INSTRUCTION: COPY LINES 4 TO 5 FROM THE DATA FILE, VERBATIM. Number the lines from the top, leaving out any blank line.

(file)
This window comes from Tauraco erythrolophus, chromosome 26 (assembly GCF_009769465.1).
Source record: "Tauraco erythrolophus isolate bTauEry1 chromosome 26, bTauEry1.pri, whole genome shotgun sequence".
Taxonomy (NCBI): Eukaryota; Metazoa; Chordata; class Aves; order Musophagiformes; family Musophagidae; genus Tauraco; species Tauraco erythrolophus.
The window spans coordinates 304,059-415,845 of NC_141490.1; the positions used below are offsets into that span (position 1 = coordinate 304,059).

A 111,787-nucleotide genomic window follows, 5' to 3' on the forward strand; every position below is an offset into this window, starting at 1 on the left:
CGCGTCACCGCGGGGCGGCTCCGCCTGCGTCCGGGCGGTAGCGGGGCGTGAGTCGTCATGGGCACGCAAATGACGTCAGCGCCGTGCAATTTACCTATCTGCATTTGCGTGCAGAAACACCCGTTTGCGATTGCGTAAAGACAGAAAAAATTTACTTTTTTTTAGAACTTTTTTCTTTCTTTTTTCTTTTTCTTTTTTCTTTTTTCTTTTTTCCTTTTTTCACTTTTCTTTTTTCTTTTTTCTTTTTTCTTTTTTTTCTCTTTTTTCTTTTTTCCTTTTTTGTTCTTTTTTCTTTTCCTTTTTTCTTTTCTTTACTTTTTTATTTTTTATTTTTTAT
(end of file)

The window spans coordinates 304,059-415,845 of NC_141490.1; the positions used below are offsets into that span (position 1 = coordinate 304,059).

A 111,787-nucleotide genomic window follows, 5' to 3' on the forward strand; every position below is an offset into this window, starting at 1 on the left: